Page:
Sunday, 9 August 2020



Last December was a turbulent month here in my house. Unexpected bad news which was followed by the death of a dear cat, luckily some good news too and then all the usual preparations for the closing of the year. During that December-month Mirre was neutered. After three very large, but above all very beautiful litters, I thought that Mirre had more than earned her retirement.

I brought Mirre with an empty stomach to the vet early in the morning. At the end of the morning I received a phone call from the vet's assistant that all had gone well and that I could pick up my girl mid-afternoon, but that the vet wanted to talk to me prior to that.

In the afternoon I went to the practice to pick up my girlie and to have a chat with the vet. What would be that all about? I soon found out. De vet wanted to impress me that Mirre needed to go on a diet urgently. She weighed an abundant 5 kilo's! She was way too heavy. From all that I had expected from the chat, that was about the last thing on my mind. I could only just prevent myself from laughing.

She didn't expect my reaction and was unsure what to think of it. Did I even take her serious? I could reassure her, of course I did. I knew that Mirre was too heavy, but I could also explain it. In August she had had a litter and one of her daughters was still in the house. So Mirre at all she could to provide her kids with plenty of nutritional milk. Even when it wasn't needed any more. After all she is a mother in heart and soul. To that one can add that a Burmese is heavier than it looks.

For years now all my neutered cats get an adjusted feeding pattern. They aren't really on a diet, but because their energy-household needs less calories, they just get a little less than they were used to. No problem. That was what I had intended to do with Mirre. During our conversation the vet and I noticed that we were on the same wavelength. Mirre would definitely loose weight.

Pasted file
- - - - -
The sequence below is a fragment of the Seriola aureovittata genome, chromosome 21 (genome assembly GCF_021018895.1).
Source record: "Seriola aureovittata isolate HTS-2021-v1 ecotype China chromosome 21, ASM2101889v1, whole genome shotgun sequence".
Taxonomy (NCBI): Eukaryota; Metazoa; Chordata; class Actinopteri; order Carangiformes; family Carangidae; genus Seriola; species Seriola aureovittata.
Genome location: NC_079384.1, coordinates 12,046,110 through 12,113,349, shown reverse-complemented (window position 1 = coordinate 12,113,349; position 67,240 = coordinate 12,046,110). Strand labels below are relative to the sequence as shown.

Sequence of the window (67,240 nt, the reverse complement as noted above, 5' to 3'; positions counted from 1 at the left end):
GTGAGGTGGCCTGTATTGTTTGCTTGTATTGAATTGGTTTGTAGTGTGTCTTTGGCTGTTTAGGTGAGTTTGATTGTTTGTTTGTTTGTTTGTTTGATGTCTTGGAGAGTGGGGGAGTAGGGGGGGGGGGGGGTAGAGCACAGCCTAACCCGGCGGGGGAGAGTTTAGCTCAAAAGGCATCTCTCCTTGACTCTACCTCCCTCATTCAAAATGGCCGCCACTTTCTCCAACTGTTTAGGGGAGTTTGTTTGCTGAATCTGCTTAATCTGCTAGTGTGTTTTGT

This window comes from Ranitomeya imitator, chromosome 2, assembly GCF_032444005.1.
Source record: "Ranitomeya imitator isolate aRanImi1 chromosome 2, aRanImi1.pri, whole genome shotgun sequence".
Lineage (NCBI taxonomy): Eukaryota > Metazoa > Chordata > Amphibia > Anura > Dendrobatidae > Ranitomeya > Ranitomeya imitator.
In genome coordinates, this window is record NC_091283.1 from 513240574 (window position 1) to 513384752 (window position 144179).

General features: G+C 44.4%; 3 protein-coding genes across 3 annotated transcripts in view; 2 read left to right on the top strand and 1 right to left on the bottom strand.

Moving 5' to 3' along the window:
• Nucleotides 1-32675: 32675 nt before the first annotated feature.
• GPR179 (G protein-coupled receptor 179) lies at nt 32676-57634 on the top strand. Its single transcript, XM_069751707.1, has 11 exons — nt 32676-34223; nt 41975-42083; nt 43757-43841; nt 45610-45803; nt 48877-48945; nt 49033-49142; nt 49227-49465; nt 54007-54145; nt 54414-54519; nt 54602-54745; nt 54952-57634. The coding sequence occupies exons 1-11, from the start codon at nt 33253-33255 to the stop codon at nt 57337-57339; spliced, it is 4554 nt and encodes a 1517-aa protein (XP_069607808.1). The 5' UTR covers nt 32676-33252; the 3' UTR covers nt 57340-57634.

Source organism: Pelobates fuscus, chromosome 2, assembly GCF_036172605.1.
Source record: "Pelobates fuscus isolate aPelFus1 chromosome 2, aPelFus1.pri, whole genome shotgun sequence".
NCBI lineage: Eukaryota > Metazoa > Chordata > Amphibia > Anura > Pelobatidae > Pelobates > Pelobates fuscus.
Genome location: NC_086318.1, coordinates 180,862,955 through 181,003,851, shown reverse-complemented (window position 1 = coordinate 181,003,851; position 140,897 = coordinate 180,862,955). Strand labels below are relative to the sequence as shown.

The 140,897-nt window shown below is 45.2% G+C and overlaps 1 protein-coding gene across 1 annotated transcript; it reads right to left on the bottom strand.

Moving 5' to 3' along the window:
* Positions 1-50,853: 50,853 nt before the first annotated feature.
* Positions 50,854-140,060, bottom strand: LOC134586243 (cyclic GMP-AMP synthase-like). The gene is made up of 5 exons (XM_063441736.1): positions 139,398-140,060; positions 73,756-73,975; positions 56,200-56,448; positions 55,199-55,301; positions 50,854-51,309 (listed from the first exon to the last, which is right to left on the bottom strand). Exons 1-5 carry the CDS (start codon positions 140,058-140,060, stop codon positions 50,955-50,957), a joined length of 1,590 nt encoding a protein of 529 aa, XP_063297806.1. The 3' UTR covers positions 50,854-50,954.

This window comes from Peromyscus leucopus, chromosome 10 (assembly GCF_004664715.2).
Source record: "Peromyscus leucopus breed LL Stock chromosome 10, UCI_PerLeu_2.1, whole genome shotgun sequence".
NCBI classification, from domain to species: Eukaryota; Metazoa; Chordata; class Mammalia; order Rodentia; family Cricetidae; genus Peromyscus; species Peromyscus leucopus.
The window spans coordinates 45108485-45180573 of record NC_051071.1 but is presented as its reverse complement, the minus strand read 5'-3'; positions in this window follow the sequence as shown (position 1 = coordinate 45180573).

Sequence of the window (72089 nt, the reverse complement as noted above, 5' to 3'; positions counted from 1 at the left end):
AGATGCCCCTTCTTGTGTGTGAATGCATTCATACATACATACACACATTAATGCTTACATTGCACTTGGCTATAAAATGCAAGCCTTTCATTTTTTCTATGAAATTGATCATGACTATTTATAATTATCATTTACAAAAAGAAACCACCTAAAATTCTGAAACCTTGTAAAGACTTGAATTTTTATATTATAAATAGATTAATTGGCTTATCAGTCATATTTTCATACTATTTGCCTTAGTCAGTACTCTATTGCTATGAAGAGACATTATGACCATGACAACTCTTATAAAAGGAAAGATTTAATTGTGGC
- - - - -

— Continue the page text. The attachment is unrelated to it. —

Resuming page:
So I got to take my girl home, after one last warning. The surgical wound was stitched under the skin. Only the knot was above the skin.. Both the vet and I knew Mirre's preference for cords, strings and knots. In the past that had delivered several urgent visits to the vet already. If the knot was bitten off and the stitch would loosen, so the wound stood open, I was to phone her as soon as possible. Then she would be able to fix it.

At home Mirre was just a little unstable on her paws, but very awake. She snuggled up on my lap or in a basket, when my lap wasn't available. At night she ate a bite, drank some water every now and again and for the rest remained quiet. In the basket she was surrounded by caring family members that kept her nice and warm and washed her carefully.

The next morning she was completely herself again. She greeted me with loud purrs and head-butting. After we all had our breakfast, I wanted to take a look at Mirre's tummy. She let herself be persuaded to role on her back, so I could have a proper look. Of course her tummy was shaven, the wound looked clean and nicely stitched. But I couldn't find a knot anywhere. The upper stitch had loosened a tiny bit, but that was hardly worth mentioning. Apparently we should have passed on the warning to the rest of the family.

The rest of her recovery went very well and the wound has healed beautifully. So now we could concentrate on her granddaughter Charo. She was next to visit a stud, as soon as her hormones had woken up. Since that seems to always go quite laborious for some reason, we just had to sit back and wait. That was all we could do, I thought. Until Mirre's hormones surprised me.

She is, and always will be, a supermom. Lovely, caring and – at times – strict (if she needed to be). Her oldest daughter of over 3,5 years old sometimes likes to act as a baby and tries to suckle with her mum. Her granddaughter of 21 months likes to do the same. Her youngest daughter of 7 months thinks that is a natural thing. Because of all that one could find Mirre sometimes with a suckling (grand-) child.

What did surprise me was....that at a certain moment she actually started producing milk. The girls didn't think twice. Mum / granny was pushed on her side regularly so that they all could drink as much as their hearts desired.

And then for a short up-date:

* Deeba has remained to live her (both to her and my satisfaction).
* Mirre weighs a neat 4,2 kilo's and the vet was very happy with that.
* Charo still isn't in heat, so we remain waiting still.

Until next time!

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